Ecosystem Services, Specialty Crops, and Cultural Value of Agrivoltaic Systems

Project Overview

Project Type: Graduate Student
Funds awarded in 2023: $29,987.00
Projected End Date: 05/30/2025
Grant Recipient: Colorado State University
Region: Western
State: Colorado
Graduate Student:
Major Professor:
Meagan Schipanski
Colorado State University


  • Agronomic: grass (misc. perennial), hay
  • Additional Plants: herbs, native plants


  • Crop Production: alley cropping, cropping systems, drought tolerance, irrigation, multiple cropping, pollination, pollinator habitat, water management
  • Education and Training: demonstration, display, mentoring, on-farm/ranch research, workshop
  • Energy: solar energy
  • Farm Business Management: agritourism
  • Natural Resources/Environment: biodiversity, carbon sequestration, habitat enhancement, soil stabilization
  • Production Systems: agroecosystems, dryland farming, permaculture
  • Soil Management: organic matter, soil analysis, soil chemistry, soil quality/health
  • Sustainable Communities: community development, community planning, public policy

    Proposal abstract:

    Solar energy development is booming due to increasing module efficiency and decreasing costs. Much of the most desirable land for solar energy coincides with current agricultural land, which is leading to increasing conflicts over land use in agricultural communities. The primary goal of this research predoctoral fellowship is to improve development and management practices of agrivoltaics (integrated agriculture and solar energy systems) to enable economic diversification and intensification without sacrificing farmland quality. We will address this goal by: 1) Assessing the establishment phase effects on ecosystem services of tillage, irrigation, native and non-native perennial vegetation under a new solar array; 2) Evaluate microclimate specific planting designs to optimize yield of extractable medicinal compounds from medicinal herbs grown in agrivoltaic systems; and 3) Characterizing socio-cultural values and priorities of agricultural communities relevant to solar energy development and management. Outcomes from objective 1 include best management practices for relevant for small and large-scale agricultural producers to implement ecosystem service agrivoltaics for the preservation of farmland. Outcomes from objective 2 include best management practices for high value specialty crop production (medicinal herbs) primarily in small-scale agricultural operations. Outcomes from objective 3 include best practices for local and state policymakers developing zoning and regulations for agrivoltaics to accurately reflects the values and priorities of agricultural communities. Results will be disseminated to agricultural stakeholders through collaboration with the non-profit Colorado Agrivoltaic Learning Center to host a field day, a workshop, create a webpage, and a short video about the research results and recommendations.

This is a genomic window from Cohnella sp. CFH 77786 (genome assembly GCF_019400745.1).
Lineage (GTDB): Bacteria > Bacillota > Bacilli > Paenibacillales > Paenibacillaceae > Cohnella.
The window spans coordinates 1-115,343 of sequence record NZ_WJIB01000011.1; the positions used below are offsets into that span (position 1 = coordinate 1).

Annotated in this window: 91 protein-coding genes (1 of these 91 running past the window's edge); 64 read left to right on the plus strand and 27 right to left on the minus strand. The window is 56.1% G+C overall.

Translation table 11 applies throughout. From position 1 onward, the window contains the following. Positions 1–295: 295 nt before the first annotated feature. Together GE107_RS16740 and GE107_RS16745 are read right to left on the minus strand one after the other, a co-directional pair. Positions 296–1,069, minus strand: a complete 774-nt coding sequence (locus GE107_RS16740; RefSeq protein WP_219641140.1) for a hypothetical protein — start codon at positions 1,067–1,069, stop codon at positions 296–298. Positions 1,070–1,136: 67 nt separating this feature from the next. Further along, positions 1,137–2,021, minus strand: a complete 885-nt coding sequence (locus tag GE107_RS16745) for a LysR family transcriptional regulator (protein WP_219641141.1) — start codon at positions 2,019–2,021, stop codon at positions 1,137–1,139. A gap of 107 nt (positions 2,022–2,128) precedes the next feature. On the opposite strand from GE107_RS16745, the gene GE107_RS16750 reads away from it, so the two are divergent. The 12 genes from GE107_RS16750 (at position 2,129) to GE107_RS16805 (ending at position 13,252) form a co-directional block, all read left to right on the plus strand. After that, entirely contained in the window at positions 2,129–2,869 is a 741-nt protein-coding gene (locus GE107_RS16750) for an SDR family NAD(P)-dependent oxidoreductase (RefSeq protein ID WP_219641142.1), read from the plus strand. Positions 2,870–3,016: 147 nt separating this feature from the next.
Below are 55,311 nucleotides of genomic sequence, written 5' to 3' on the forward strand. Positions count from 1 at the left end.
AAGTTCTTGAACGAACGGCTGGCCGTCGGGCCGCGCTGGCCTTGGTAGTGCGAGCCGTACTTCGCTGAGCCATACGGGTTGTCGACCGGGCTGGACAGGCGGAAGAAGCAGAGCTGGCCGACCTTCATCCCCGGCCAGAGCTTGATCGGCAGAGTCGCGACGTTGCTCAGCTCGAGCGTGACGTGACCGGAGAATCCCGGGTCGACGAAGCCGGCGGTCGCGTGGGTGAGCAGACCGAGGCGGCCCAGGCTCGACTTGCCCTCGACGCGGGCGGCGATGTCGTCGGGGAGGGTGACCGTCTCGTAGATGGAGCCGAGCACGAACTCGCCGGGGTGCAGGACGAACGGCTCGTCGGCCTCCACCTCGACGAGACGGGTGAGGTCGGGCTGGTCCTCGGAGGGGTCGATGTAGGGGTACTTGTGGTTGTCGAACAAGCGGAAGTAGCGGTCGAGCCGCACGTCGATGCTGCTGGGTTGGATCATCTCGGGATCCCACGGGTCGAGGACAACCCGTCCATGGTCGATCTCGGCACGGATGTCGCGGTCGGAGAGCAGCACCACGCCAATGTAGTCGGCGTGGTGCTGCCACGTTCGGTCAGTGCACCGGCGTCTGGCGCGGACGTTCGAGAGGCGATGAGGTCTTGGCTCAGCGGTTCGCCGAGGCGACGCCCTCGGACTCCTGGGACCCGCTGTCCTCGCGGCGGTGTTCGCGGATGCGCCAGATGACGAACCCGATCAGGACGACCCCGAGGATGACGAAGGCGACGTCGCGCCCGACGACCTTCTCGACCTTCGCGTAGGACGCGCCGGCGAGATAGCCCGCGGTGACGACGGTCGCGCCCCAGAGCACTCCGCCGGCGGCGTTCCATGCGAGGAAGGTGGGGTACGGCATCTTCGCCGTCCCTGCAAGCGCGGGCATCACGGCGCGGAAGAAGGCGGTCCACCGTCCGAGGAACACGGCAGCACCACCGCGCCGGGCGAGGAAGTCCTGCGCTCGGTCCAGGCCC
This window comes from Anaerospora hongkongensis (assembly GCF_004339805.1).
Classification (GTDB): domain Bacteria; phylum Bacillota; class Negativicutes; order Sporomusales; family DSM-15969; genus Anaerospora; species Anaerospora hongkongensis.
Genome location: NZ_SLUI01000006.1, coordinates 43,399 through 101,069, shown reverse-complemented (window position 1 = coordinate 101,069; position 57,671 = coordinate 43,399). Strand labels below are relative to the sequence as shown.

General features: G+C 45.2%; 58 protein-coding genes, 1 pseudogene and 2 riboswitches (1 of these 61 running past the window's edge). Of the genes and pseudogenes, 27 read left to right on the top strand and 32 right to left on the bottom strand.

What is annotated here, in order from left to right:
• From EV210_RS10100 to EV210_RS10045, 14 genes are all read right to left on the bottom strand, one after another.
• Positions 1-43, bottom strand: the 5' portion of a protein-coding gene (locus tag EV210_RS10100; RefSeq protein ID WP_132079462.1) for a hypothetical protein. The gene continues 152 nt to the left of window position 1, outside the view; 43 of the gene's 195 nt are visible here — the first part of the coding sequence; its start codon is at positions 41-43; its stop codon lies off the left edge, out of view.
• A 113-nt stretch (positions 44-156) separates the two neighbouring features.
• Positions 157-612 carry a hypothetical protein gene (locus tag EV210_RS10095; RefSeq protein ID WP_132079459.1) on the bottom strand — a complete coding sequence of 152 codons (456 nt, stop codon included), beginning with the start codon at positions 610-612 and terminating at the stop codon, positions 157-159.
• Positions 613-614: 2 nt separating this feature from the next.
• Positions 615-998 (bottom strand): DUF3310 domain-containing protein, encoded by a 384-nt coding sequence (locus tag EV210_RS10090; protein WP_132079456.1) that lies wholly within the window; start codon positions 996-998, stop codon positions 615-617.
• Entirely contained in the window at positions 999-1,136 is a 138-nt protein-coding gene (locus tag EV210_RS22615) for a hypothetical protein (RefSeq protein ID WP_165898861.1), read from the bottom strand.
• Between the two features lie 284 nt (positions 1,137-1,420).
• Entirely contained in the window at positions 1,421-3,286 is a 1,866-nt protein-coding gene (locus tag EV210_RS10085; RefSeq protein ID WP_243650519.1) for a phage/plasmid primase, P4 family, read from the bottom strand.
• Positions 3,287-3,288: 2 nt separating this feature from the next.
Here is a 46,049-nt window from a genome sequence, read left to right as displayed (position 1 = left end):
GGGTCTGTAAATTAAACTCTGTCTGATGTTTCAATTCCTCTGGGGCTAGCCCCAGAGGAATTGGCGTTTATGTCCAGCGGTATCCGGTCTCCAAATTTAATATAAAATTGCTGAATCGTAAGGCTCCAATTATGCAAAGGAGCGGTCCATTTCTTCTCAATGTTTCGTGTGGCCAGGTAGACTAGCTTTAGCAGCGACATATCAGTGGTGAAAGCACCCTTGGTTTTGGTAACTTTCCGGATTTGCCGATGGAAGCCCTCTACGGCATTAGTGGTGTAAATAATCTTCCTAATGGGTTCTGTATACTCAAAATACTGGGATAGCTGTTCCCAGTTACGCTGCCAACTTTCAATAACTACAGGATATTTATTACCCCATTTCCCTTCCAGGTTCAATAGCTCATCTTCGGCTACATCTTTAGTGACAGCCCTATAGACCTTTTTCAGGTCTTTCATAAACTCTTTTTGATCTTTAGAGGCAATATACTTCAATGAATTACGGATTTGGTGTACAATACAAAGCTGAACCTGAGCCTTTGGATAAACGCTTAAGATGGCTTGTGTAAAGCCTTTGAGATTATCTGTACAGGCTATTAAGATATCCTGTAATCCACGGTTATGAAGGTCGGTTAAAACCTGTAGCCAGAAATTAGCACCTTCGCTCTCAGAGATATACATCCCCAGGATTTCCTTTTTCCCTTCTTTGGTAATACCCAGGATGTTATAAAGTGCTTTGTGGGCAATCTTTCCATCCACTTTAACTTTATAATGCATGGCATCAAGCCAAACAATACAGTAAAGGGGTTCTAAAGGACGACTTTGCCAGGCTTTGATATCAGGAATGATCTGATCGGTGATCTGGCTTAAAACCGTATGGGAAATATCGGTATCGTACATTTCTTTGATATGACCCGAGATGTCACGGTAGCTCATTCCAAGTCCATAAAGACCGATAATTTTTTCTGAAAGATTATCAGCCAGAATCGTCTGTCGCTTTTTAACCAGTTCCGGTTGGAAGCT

Project objectives from proposal:

    Research Objective 1: Identify best management practices for establishing ecosystem service agrivoltaics by assessing multiple seed mixes and irrigation systems at a newly established semi-arid agrivoltaic solar array.

    Research Objective 2: Identify best management practices for micro-climate specific planting designs of medicinal herbs in semi-arid agrivoltaic systems.

    Research Objective 3: Characterize socio-cultural values and priorities of farmers and agricultural landowners relevant to solar energy development and management to facilitate beneficial government policy and contracts between solar developers and farmers.

    Education Objective 1: Engage producers and disseminate best management practices identified by this project through a field day/workshop, creating a webpage hosting BMP factsheets and a short video.

    Education Objective 2: Create an interpretive sign to enhance public education and outreach tours of Jack’s Solar Garden conducted by the Colorado Agrivoltaic Learning Center.

    Education Objective 3: Report the findings of this project to the scholarly community through journal publications, a conference presentation, and departmental seminar.


    Any opinions, findings, conclusions, or recommendations expressed in this publication are those of the author(s) and do not necessarily reflect the view of the U.S. Department of Agriculture or SARE.